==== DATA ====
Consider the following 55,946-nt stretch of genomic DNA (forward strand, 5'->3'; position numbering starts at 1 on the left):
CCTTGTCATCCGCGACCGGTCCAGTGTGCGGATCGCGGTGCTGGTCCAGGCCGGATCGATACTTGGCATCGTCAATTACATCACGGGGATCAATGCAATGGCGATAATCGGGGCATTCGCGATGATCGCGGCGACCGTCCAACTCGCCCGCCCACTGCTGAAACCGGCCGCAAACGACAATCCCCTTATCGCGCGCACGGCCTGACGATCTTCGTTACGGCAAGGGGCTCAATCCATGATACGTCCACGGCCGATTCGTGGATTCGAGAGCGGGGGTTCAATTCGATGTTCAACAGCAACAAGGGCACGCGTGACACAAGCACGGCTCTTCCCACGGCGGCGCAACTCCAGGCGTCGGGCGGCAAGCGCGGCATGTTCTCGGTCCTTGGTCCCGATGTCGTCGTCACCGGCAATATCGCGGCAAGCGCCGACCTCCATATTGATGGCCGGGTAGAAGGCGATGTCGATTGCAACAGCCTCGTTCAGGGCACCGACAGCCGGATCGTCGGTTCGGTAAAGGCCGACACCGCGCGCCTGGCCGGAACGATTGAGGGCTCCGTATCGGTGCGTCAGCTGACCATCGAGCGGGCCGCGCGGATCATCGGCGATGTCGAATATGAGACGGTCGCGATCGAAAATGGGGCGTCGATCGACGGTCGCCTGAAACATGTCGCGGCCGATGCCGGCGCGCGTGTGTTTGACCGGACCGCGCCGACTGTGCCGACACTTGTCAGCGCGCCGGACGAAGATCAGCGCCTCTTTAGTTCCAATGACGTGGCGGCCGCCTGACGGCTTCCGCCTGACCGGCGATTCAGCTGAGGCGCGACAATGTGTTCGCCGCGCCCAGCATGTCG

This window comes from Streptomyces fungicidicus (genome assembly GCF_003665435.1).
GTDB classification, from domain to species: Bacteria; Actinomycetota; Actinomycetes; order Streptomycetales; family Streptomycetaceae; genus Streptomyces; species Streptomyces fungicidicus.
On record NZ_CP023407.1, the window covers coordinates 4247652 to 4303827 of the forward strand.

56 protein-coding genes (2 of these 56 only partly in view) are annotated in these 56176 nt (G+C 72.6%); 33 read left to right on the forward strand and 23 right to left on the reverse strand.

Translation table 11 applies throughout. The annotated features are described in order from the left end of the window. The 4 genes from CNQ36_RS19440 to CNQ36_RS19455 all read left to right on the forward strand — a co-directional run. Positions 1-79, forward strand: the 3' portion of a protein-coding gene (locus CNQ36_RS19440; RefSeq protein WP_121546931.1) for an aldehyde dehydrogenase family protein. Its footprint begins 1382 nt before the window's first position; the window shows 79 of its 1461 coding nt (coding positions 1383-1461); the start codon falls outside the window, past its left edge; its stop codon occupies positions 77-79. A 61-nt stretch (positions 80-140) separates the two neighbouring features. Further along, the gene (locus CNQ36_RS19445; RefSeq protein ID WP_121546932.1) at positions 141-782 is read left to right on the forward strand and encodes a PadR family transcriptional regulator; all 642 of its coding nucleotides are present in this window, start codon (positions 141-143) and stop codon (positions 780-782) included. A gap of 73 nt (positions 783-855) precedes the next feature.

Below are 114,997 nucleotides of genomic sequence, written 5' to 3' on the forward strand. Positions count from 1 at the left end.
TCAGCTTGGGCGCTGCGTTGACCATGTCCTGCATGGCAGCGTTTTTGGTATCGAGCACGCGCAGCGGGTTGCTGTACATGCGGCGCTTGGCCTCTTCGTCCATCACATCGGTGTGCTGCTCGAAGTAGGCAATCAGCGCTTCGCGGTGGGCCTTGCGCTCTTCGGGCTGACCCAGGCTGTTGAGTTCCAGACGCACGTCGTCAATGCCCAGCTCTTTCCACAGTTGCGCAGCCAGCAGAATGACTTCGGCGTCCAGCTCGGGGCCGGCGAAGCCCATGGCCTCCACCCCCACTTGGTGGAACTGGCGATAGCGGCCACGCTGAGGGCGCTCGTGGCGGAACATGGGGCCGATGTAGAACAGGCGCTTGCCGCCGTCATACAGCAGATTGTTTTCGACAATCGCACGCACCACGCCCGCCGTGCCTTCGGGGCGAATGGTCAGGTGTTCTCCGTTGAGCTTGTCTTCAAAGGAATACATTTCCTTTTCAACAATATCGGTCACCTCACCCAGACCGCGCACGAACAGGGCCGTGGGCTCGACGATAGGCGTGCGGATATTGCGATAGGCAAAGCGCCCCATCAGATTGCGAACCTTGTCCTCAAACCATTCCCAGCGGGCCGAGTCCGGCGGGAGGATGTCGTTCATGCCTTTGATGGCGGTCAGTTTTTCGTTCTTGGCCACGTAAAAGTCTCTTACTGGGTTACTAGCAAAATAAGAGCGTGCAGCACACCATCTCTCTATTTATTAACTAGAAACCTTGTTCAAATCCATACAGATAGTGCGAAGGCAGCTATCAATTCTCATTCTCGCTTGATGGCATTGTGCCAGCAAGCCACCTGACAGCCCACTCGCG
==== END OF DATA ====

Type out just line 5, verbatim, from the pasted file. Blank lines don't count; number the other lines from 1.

On record NZ_CP023407.1, the window covers coordinates 4247652 to 4303827 of the forward strand.